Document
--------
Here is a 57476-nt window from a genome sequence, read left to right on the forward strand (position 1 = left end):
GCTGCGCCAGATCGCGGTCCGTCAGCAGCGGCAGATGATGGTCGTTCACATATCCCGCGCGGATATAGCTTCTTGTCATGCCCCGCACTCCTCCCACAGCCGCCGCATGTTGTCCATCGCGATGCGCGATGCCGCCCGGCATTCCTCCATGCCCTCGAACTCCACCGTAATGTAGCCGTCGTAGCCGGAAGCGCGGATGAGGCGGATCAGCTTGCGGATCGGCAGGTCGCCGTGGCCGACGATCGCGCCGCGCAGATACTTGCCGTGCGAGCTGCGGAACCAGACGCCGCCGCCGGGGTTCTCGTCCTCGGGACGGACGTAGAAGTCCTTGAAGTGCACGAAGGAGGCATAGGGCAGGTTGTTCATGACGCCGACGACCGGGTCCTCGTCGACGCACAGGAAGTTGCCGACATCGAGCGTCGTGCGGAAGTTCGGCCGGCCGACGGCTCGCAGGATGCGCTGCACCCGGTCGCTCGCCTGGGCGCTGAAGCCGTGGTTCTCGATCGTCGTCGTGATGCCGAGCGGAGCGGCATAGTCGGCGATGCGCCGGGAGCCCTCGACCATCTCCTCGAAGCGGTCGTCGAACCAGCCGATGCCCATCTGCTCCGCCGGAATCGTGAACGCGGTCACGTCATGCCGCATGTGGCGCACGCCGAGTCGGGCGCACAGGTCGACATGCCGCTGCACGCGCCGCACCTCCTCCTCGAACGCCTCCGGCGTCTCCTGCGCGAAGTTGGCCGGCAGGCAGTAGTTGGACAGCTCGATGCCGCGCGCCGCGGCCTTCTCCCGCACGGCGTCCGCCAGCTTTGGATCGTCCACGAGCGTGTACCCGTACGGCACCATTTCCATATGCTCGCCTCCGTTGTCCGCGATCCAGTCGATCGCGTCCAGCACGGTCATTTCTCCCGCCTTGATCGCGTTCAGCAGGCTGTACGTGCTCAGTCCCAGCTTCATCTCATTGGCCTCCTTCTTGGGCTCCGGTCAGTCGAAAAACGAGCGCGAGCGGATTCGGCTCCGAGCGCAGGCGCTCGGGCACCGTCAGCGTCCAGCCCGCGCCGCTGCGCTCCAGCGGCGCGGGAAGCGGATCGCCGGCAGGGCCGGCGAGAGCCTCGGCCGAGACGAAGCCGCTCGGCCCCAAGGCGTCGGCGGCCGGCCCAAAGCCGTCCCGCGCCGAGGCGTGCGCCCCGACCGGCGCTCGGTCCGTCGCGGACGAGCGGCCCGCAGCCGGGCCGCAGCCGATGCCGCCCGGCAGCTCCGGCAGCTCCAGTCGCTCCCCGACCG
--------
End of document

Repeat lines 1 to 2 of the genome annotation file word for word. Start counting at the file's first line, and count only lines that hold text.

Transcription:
Here is a 57476-nt window from a genome sequence, read left to right on the forward strand (position 1 = left end):
GCTGCGCCAGATCGCGGTCCGTCAGCAGCGGCAGATGATGGTCGTTCACATATCCCGCGCGGATATAGCTTCTTGTCATGCCCCGCACTCCTCCCACAGCCGCCGCATGTTGTCCATCGCGATGCGCGATGCCGCCCGGCATTCCTCCATGCCCTCGAACTCCACCGTAATGTAGCCGTCGTAGCCGGAAGCGCGGATGAGGCGGATCAGCTTGCGGATCGGCAGGTCGCCGTGGCCGACGATCGCGCCGCGCAGATACTTGCCGTGCGAGCTGCGGAACCAGACGCCGCCGCCGGGGTTCTCGTCCTCGGGACGGACGTAGAAGTCCTTGAAGTGCACGAAGGAGGCATAGGGCAGGTTGTTCATGACGCCGACGACCGGGTCCTCGTCGACGCACAGGAAGTTGCCGACATCGAGCGTCGTGCGGAAGTTCGGCCGGCCGACGGCTCGCAGGATGCGCTGCACCCGGTCGCTCGCCTGGGCGCTGAAGCCGTGGTTCTCGATCGTCGTCGTGATGCCGAGCGGAGCGGCATAGTCGGCGATGCGCCGGGAGCCCTCGACCATCTCCTCGAAGCGGTCGTCGAACCAGCCGATGCCCATCTGCTCCGCCGGAATCGTGAACGCGGTCACGTCATGCCGCATGTGGCGCACGCCGAGTCGGGCGCACAGGTCGACATGCCGCTGCACGCGCCGCACCTCCTCCTCGAACGCCTCCGGCGTCTCCTGCGCGAAGTTGGCCGGCAGGCAGTAGTTGGACAGCTCGATGCCGCGCGCCGCGGCCTTCTCCCGCACGGCGTCCGCCAGCTTTGGATCGTCCACGAGCGTGTACCCGTACGGCACCATTTCCATATGCTCGCCTCCGTTGTCCGCGATCCAGTCGATCGCGTCCAGCACGGTCATTTCTCCCGCCTTGATCGCGTTCAGCAGGCTGTACGTGCTCAGTCCCAGCTTCATCTCATTGGCCTCCTTCTTGGGCTCCGGTCAGTCGAAAAACGAGCGCGAGCGGATTCGGCTCCGAGCGCAGGCGCTCGGGCACCGTCAGCGTCCAGCCCGCGCCGCTGCGCTCCAGCGGCGCGGGAAGCGGATCGCCGGCAGGGCCGGCGAGAGCCTCGGCCGAGACGAAGCCGCTCGGCCCCAAGGCGTCGGCGGCCGGCCCAAAGCCGTCCCGCGCCGAGGCGTGCGCCCCGACCGGCGCTCGGTCCGTCGCGGACGAGCGGCCCGCAGCCGGGCCGCAGCCGATGCCGCCCGGCAGCTCCGGCAGCTCCAGTCGCTCCCCGACCG